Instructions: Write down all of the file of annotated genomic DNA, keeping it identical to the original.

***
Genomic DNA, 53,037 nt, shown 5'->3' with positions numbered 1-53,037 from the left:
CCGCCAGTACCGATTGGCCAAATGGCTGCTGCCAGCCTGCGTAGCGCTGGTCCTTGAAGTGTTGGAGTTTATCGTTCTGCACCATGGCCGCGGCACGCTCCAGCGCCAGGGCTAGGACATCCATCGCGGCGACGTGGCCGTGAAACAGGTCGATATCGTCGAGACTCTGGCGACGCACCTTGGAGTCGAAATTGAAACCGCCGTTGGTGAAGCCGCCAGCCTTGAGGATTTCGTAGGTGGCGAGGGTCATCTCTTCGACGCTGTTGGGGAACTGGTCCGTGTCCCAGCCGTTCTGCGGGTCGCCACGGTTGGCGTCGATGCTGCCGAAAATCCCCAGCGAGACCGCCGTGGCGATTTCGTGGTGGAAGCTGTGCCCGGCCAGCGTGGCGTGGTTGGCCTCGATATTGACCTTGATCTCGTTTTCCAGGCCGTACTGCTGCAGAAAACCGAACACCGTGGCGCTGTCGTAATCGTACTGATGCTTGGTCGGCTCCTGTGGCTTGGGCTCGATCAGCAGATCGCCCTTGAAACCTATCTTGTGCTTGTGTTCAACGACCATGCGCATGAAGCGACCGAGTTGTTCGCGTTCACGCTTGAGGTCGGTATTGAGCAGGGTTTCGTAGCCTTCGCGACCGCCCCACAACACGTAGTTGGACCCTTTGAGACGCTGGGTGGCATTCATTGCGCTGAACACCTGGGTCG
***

Genomic DNA, 53,037 nt, shown 5'->3' with positions numbered 1-53,037 from the left:
CCGCCAGTACCGATTGGCCAAATGGCTGCTGCCAGCCTGCGTAGCGCTGGTCCTTGAAGTGTTGGAGTTTATCGTTCTGCACCATGGCCGCGGCACGCTCCAGCGCCAGGGCTAGGACATCCATCGCGGCGACGTGGCCGTGAAACAGGTCGATATCGTCGAGACTCTGGCGACGCACCTTGGAGTCGAAATTGAAACCGCCGTTGGTGAAGCCGCCAGCCTTGAGGATTTCGTAGGTGGCGAGGGTCATCTCTTCGACGCTGTTGGGGAACTGGTCCGTGTCCCAGCCGTTCTGCGGGTCGCCACGGTTGGCGTCGATGCTGCCGAAAATCCCCAGCGAGACCGCCGTGGCGATTTCGTGGTGGAAGCTGTGCCCGGCCAGCGTGGCGTGGTTGGCCTCGATATTGACCTTGATCTCGTTTTCCAGGCCGTACTGCTGCAGAAAACCGAACACCGTGGCGCTGTCGTAATCGTACTGATGCTTGGTCGGCTCCTGTGGCTTGGGCTCGATCAGCAGATCGCCCTTGAAACCTATCTTGTGCTTGTGTTCAACGACCATGCGCATGAAGCGACCGAGTTGTTCGCGTTCACGCTTGAGGTCGGTATTGAGCAGGGTTTCGTAGCCTTCGCGACCGCCCCACAACACGTAGTTGGACCCTTTGAGACGCTGGGTGGCATTCATTGCGCTGAACACCTGGGTCG